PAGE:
RV owners, on the other hand, are typically divided into multiple categories, depending on the duration of the tenancy and jurisdiction. Understanding how your jurisdiction classifies RV owners is crucial, since a specific classification often determines whether a particular type of notice is required, or a certain statutory timeframe must be followed. For instance, California RV owners can either be (1) an “occupant”; (2) a “tenant”; or (3) a “resident.” Among these three classifications, the notice requirements are vastly different.
An “occupant” is an owner or operator of an RV who has occupied a lot in a RV park for thirty (30) days or less. (Civ. Code § 799.28.) A Community can terminate the tenancy of an “occupant” by service of a seventy-two (72) hour notice based upon either default in the payment of rent, utilities, or other charges, or a violation of the Community rules. (Civ. Code § 799.55.) While an occupant may cure a default in the payment of rent, utilities, or other charges within a three (3) day period following service of the notice, a Community need not provide any opportunity to cure an alleged violation of a Community’s rules or regulations.
A “tenant” is an owner or operator of an RV who has occupied a lot in a RV park more than thirty (30) consecutive days. (Civ. Code § 799.32.) A Community can terminate the tenancy of a “tenant” by (1) service of a three (3) day notice to pay or quit for nonpayment of rent, utilities, or other charges; or (2) service of a thirty (30) day notice to terminate possession “for other than nonpayment.” (Civ. Code §§ 799.65-799.66.) An important (and useful) distinguishing feature of the thirty (30) day notice to terminate is that is can be used for good reason or for no cause at all, though it obviously cannot be used for any improper purpose.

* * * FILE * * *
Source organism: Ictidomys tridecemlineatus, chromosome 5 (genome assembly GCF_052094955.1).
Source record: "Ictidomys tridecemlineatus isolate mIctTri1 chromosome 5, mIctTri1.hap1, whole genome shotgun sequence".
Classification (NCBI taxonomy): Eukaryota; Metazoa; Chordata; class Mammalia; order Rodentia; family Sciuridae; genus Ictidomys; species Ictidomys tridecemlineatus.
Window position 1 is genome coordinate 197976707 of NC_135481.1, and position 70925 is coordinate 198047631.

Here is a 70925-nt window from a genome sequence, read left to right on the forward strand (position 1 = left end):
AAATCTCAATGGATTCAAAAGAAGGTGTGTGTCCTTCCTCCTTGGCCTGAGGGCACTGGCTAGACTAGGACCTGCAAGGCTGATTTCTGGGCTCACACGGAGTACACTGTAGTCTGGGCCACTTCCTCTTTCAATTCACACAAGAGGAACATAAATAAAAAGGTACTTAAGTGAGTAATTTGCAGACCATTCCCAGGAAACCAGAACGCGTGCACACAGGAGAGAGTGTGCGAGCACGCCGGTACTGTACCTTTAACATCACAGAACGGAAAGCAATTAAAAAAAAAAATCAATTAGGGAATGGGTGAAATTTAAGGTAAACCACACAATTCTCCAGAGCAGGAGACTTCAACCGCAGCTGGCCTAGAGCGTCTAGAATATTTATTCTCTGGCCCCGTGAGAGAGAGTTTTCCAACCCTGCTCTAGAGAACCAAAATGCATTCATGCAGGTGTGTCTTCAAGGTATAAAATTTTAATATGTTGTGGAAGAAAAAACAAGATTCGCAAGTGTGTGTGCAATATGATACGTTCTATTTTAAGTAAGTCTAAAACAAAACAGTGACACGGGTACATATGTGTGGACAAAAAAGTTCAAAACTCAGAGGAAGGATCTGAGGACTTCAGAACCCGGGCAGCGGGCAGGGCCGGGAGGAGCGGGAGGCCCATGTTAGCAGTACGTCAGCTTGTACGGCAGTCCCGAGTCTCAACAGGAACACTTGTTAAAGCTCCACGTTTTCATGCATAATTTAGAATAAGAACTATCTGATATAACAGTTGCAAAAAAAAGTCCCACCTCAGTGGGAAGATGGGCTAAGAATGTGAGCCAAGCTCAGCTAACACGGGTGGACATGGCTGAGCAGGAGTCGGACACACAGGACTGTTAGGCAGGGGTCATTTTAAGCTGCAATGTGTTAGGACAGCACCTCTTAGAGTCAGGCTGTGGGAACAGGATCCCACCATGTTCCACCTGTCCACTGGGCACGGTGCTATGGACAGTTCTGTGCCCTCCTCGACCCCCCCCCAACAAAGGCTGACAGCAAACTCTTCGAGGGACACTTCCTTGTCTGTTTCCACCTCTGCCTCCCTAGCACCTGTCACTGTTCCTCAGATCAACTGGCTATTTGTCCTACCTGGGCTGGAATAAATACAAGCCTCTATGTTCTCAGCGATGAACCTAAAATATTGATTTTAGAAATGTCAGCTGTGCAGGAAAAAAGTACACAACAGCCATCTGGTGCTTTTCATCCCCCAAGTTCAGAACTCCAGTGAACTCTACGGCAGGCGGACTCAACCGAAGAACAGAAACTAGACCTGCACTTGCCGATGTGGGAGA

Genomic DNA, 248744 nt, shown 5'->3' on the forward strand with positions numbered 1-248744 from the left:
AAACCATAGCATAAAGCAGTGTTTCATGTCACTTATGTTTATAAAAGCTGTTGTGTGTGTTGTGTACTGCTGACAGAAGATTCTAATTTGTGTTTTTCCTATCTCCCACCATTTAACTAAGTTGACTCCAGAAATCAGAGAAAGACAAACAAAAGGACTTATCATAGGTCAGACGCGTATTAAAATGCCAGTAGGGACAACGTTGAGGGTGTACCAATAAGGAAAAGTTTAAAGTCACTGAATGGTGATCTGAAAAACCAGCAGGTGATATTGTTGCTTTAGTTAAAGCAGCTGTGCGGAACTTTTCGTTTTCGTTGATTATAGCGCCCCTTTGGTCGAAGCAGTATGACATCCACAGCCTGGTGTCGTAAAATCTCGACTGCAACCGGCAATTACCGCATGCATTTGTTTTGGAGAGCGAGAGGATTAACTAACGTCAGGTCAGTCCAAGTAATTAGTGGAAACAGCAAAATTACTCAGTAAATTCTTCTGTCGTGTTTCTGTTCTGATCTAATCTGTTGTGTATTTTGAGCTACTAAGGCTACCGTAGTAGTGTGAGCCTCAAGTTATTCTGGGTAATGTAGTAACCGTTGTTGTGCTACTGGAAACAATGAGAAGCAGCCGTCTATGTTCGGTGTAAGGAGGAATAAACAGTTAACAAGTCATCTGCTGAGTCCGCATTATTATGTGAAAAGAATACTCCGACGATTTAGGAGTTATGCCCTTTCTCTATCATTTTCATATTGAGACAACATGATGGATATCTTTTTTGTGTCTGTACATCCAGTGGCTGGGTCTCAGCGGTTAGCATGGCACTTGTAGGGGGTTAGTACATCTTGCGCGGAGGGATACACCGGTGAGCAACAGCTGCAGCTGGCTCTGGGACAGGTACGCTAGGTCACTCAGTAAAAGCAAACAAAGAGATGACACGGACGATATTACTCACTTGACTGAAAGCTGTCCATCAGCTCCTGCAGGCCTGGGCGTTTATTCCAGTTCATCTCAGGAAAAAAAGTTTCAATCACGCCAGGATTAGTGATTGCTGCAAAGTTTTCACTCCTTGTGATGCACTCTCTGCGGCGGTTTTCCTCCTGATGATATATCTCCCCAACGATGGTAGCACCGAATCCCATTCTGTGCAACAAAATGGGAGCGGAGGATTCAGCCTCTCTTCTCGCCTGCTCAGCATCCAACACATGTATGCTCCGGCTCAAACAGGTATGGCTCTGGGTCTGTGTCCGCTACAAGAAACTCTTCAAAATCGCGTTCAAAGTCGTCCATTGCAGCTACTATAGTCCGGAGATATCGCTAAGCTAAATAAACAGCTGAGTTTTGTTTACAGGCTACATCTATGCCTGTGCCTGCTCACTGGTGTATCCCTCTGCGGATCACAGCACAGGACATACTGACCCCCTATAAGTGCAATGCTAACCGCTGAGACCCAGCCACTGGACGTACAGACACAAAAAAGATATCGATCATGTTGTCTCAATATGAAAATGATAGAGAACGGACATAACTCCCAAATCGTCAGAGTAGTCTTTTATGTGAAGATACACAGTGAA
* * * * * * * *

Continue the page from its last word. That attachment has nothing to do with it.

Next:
A “resident” is a tenant who has occupied a lot in a RV park for nine (9) months or more. (Civ. Code § 799.31.) The nine (9) month mark is significant in that once a space is occupied for this length of time, the tenancy can only be terminated “for cause” on sixty (60) days’ notice (similar to all occupants under the MRL). (Civ. Code § 799.70.) A Community can terminate the tenancy of a “resident” for default in payment of rent, utilities, or other charges upon service of a standard three (3) day notice, with a corresponding sixty (60) day period to remove the recreational vehicle from the Community. To terminate based upon a rule violation, the Community must first serve a seven day (7) notice, thereby providing the resident with an opportunity to cure the particular rule violation.
Unsuspecting Community managers can create substantial delay by, for example, serving a “for cause” sixty (60) day termination notice on an RV owner who need only be served with a 72 hour notice to remove the RV, or even a “no cause” thirty (30) day notice to terminate the tenancy. Worse still, in California, for example, improperly serving a sixty (60) day notice could arguably confer “resident” status on a “tenant,” thereby requiring a Community to abide by the more onerous “for cause” and sixty (60) day notice requirements that a “tenant” would otherwise not have been entitled to. Understanding these unique classifications and corresponding notice requirements is the first step in avoiding needless delay, and to ensure that each RV space remains income-producing.
California’s distinct mobilehome and RV laws typify unique laws found in most jurisdictions that not only regulate tenancies for manufactured homes and RV owners, but may constitute a trap for the unwary. Community owners and managers alike are encouraged to become familiar with manufactured home and RV laws that apply in their particular jurisdiction so as to avoid common oversights leading to lost time and/or increased expense.